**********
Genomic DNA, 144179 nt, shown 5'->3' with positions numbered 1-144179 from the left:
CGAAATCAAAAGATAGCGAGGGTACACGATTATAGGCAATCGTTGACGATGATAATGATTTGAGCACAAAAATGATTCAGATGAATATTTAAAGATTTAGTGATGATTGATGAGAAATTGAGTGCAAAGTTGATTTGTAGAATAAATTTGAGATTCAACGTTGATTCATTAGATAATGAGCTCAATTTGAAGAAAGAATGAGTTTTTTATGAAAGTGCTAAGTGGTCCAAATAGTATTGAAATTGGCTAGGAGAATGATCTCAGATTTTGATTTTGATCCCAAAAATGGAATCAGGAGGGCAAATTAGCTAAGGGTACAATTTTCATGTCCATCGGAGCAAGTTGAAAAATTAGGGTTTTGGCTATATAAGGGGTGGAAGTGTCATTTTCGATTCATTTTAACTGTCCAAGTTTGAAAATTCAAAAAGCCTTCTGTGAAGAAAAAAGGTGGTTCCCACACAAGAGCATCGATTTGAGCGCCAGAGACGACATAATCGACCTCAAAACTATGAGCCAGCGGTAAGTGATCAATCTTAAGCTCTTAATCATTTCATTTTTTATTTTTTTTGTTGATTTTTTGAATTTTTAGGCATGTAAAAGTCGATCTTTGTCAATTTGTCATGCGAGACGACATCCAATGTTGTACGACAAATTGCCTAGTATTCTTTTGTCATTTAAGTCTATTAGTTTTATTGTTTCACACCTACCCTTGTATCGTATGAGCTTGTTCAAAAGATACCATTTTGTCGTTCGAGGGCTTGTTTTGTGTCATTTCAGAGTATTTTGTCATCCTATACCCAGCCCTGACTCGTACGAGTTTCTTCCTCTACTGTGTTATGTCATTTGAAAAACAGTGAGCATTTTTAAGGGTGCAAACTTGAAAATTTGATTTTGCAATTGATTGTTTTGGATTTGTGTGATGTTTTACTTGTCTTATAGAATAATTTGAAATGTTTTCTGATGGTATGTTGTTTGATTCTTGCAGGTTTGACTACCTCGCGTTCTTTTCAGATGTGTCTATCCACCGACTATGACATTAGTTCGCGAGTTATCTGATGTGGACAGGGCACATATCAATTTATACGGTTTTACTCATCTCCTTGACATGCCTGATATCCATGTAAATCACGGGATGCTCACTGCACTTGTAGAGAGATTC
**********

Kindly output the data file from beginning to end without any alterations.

Genomic DNA, 144179 nt, shown 5'->3' with positions numbered 1-144179 from the left:
CGAAATCAAAAGATAGCGAGGGTACACGATTATAGGCAATCGTTGACGATGATAATGATTTGAGCACAAAAATGATTCAGATGAATATTTAAAGATTTAGTGATGATTGATGAGAAATTGAGTGCAAAGTTGATTTGTAGAATAAATTTGAGATTCAACGTTGATTCATTAGATAATGAGCTCAATTTGAAGAAAGAATGAGTTTTTTATGAAAGTGCTAAGTGGTCCAAATAGTATTGAAATTGGCTAGGAGAATGATCTCAGATTTTGATTTTGATCCCAAAAATGGAATCAGGAGGGCAAATTAGCTAAGGGTACAATTTTCATGTCCATCGGAGCAAGTTGAAAAATTAGGGTTTTGGCTATATAAGGGGTGGAAGTGTCATTTTCGATTCATTTTAACTGTCCAAGTTTGAAAATTCAAAAAGCCTTCTGTGAAGAAAAAAGGTGGTTCCCACACAAGAGCATCGATTTGAGCGCCAGAGACGACATAATCGACCTCAAAACTATGAGCCAGCGGTAAGTGATCAATCTTAAGCTCTTAATCATTTCATTTTTTATTTTTTTTGTTGATTTTTTGAATTTTTAGGCATGTAAAAGTCGATCTTTGTCAATTTGTCATGCGAGACGACATCCAATGTTGTACGACAAATTGCCTAGTATTCTTTTGTCATTTAAGTCTATTAGTTTTATTGTTTCACACCTACCCTTGTATCGTATGAGCTTGTTCAAAAGATACCATTTTGTCGTTCGAGGGCTTGTTTTGTGTCATTTCAGAGTATTTTGTCATCCTATACCCAGCCCTGACTCGTACGAGTTTCTTCCTCTACTGTGTTATGTCATTTGAAAAACAGTGAGCATTTTTAAGGGTGCAAACTTGAAAATTTGATTTTGCAATTGATTGTTTTGGATTTGTGTGATGTTTTACTTGTCTTATAGAATAATTTGAAATGTTTTCTGATGGTATGTTGTTTGATTCTTGCAGGTTTGACTACCTCGCGTTCTTTTCAGATGTGTCTATCCACCGACTATGACATTAGTTCGCGAGTTATCTGATGTGGACAGGGCACATATCAATTTATACGGTTTTACTCATCTCCTTGACATGCCTGATATCCATGTAAATCACGGGATGCTCACTGCACTTGTAGAGAGATTC